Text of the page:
Do suicides at a Brady Street home haunt the thoroughfare to this day? Were there hangings at the Davenport City Hall bell tower? Were aborted fetuses from pregnant nuns at The Villa in Rock Island buried in its walls?
Paranormal investigator Chad Lewis looked into these horrific tales and reveals his findings in new books about haunted places in Iowa and Illinois. "The Iowa Road Guide to Haunted Locations" was just released -- published by his company, Unexplained Research -- and his tome on the Land of Lincoln will come out in March.
"We never say whether we believe whether or not places are haunted," Mr. Lewis, of Eau Claire, Wis., said. "We try to give the reader accurate information, as much of the story as we can, and let the reader decide."
Mr. Lewis, 32, started his Web site, unexplainedresearch.com, in 2002, after working part-time on his obsession with ghost stories and UFOs. He encouraged the public to submit stories and they have, leading him to pen the state guides. It's now a full-time job.
"We love to hear people's stories," Mr. Lewis said. "They don't know who to tell stories to. Some people held on to their stories for 20 years. They didn't think people would believe them. In 2006, we've gotten reports from troops in Iraq, people from other countries contacting us. It's really a global site.
"People like a good ghost story," Mr. Lewis said. "We were pretty amazed by how these books have been received."
Mr. Lewis claims this is the first time tall tales have been investigated and put into an easy-to-follow format for individual states. For each location, he typically puts an address, phone number and directions. The books supply the history of each site, ghost lore, and the authors' investigation into the facts.
"We spent a lot of time in each town, talking to the historical society, the library, with seniors that have lived in the area," Mr. Lewis said.
He only chooses places open to the public and where "hauntings" have been alleged in the recent past (as opposed to 50 or 100 years ago).
For the Iowa book, he and co-author Terry Fisk visited more than 200 places and included 52 in the 246-page book.
The "Banshee of Brady Street" concerns an unknown Victorian house on Brady which no longer exists. Mr. Lewis writes that in 1918, according to the book "Oddball Iowa," the two children who lived there died, and then the parents committed suicide in the house.
It was a boarding house in the 1940s, and plagued by unexplained drafts and mysterious figures, the book says. Even after it was torn down for a parking lot, loud screams and strange whistling "are often reported." The book says "no one seems to know which exact house became cursed."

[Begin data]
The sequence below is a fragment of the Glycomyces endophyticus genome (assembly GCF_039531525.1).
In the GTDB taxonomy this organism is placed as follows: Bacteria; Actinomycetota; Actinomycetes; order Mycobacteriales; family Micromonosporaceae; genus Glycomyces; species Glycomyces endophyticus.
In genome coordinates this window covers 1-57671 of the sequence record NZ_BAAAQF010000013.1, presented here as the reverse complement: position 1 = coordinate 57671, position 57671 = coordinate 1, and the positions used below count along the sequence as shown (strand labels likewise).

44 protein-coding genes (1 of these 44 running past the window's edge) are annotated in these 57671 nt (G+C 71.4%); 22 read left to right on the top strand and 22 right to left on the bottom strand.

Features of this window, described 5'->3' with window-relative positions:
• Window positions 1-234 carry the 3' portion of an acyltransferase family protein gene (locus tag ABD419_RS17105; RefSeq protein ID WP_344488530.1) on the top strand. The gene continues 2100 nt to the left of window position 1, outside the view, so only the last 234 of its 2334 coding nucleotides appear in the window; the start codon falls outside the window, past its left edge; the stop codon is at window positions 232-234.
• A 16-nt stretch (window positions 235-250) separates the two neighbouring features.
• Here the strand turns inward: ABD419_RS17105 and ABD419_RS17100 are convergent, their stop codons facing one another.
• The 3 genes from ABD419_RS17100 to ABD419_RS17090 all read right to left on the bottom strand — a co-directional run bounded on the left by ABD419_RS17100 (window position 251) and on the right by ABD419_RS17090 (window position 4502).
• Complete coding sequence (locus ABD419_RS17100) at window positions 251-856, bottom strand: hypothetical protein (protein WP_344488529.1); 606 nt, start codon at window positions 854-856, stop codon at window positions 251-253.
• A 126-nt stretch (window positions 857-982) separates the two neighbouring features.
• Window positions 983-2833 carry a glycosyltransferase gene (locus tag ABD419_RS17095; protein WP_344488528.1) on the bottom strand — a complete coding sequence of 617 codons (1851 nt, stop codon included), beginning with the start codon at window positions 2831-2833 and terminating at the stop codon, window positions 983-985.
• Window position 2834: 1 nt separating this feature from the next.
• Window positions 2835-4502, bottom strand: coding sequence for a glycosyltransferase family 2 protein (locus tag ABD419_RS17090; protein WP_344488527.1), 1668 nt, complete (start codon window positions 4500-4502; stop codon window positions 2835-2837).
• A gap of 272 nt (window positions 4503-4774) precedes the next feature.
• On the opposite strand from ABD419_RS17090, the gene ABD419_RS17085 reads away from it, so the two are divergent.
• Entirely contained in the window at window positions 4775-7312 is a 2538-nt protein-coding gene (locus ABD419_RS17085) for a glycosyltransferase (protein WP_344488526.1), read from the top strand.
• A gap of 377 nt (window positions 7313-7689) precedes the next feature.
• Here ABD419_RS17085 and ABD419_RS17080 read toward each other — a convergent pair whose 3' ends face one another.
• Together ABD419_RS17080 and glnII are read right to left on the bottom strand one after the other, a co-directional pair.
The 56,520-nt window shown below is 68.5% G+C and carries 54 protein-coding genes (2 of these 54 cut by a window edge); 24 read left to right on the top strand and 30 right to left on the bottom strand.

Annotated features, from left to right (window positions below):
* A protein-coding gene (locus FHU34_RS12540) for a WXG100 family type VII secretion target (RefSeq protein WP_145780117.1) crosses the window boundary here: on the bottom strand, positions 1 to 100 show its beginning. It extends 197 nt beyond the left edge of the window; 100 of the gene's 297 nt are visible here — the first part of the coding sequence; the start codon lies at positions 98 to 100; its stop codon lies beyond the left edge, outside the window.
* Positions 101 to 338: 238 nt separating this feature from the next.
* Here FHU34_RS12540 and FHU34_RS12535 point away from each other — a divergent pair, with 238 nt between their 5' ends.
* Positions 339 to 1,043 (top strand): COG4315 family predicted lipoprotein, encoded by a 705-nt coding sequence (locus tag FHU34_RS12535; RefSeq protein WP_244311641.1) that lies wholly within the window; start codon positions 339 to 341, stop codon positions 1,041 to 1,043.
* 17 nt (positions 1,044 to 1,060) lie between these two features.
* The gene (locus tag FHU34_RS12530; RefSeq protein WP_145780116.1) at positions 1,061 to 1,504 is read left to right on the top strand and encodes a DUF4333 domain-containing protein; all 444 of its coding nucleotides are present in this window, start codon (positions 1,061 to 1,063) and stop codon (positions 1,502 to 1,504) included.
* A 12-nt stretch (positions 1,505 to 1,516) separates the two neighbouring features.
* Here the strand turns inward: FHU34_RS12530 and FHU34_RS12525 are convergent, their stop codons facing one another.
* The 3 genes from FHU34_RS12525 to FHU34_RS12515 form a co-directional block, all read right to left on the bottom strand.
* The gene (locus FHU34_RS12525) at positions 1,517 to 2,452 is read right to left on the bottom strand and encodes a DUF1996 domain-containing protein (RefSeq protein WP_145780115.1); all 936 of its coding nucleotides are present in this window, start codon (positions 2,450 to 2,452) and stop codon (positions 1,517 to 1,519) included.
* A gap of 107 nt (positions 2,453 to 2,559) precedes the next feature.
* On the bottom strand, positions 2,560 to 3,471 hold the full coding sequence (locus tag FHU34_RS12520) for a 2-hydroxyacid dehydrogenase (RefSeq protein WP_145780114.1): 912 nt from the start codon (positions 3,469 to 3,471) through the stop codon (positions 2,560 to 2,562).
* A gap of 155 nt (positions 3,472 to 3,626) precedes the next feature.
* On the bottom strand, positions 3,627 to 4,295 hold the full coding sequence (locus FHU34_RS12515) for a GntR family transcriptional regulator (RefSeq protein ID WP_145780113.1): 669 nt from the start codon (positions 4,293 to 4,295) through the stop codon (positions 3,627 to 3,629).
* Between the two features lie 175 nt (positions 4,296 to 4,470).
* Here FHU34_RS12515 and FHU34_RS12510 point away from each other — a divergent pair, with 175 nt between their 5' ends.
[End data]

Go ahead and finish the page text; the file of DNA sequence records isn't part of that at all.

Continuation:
"Even though specifics are lost to history, hidden maybe, the overall picture, people remember. They have heard about weird things on Brady Street," Mr. Lewis said.
Davenport's police station was at city hall, 226 W. 4th St., until 1980. Local lore says that some prisoners were hanged in the bell tower, but the book notes they could not find any evidence of this.
Residents "will walk by the building and look up into the bell tower and are surprised to see the figure of a man hanging from a rope," the book says.
While again there is no proof, "the general public had heard of these stories," Mr. Lewis said. "Once people hear it enough, it becomes fact. People believe that it actually happened.
"We're not quite certain they didn't take place," he said of the hangings. "Just because we're not able to find reports, we never say that it didn't happen."
The story about The Villa -- a former Catholic girls school at 2000 16th Ave., Rock Island -- which opened in 1901 and was nearly completely destroyed by a 2005 fire -- seems more outrageous.
"If you venture into the old building, you will be followed by mysterious footsteps. The grounds are haunted by the spirits of the numerous students that have taken their own lives while attending the Villa," the forthcoming chapter says. Mr. Lewis did not find evidence of suicides.
Stories also revealed that some nuns became pregnant by priests "from the area" and sought abortions.
Unnamed "young residents" related rumors of the aborted fetuses. The books don't record sources because "we have found that when people find out you are writing a book and then you ask for their name, they do not want to tell their story," Mr. Lewis said.
"Rumors circulated that the fetuses were aborted and disposed of in the walls of the schools," the book will say. "We were unable to locate any solid evidence of nuns having babies while at the Villa," Mr. Lewis said.
"Those who are brave enough to venture to the old building report strange knocking and crying coming from the inside the walls. These eerie noises are said to be the spirits of babies left in the walls by the nuns."
The Rock Island library and historical society had never heard of these stories, Mr. Lewis said. In Davenport, the public library had no record of hangings at the old police station.
The library does have a small file on haunted houses, with newspaper stories covering tales Mr. Lewis's book did not, including a Palmer College fraternity house at 723 Main Street with a spooky reputation.